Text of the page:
Professor de Ruyter received a B.A. in Physics with a minor in Mathematics (1981), and a Ph.D. in Experimental Physics (1986) from the University of Groningen, The Netherlands. After Postdoctoral work at the Departments of Zoology in Cambridge (UK) and Physics in Groningen, he took a position in Audiology at the ENT Clinic of the University Hospital, Groningen. Here he was involved in audiological testing and rehabilitation of patients, and the design of tests for use in fitting hearing aids. In addition he did research in photodynamic therapy. In 1992 he moved to the newly formed NEC Research Institute in Princeton, NJ. Here he set up an experimental laboratory to study sensory signal processing in the blowfly brain by electrophysiological techniques, concentrating on motion detection in the visual system. His main research activities there revolved around developing a quantitative understanding of neural coding and computation and the reliability of neural signals. He joined IU in 2003 as the Jack and Linda Gill professor of Physics. His current research interests focus on elucidating principles of optimization and adaptation in neural computation, especially in the context of natural sensory signals.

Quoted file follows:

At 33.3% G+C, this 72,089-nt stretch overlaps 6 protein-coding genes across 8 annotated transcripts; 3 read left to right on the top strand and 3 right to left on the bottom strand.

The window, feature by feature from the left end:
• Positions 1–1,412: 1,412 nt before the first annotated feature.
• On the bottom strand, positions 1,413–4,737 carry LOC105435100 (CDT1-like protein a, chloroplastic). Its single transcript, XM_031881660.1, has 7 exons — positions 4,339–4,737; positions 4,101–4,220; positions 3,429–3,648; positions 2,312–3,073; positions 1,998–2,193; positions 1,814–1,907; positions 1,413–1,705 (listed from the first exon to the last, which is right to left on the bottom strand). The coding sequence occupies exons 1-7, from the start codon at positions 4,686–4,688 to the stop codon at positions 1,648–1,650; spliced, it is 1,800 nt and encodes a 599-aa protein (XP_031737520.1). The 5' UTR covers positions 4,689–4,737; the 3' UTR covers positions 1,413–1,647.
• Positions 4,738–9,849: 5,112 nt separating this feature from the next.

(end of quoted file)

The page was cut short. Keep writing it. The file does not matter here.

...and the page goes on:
De Ruyter has published on a variety of topics in neural coding and neural computation and has co-authored a monograph on neural information processing (Spikes: Exploring the Neural Code, MIT Press, 1997). He was elected fellow of the American Physical Society in 2000, and is a member of the Advisory Board for the Linda and Jack Gill Center at IU. From 1998 to 2002 he co-directed the summer course "Methods in Computational Neuroscience" at the Marine Biological Laboratory in Woods Hole, MA.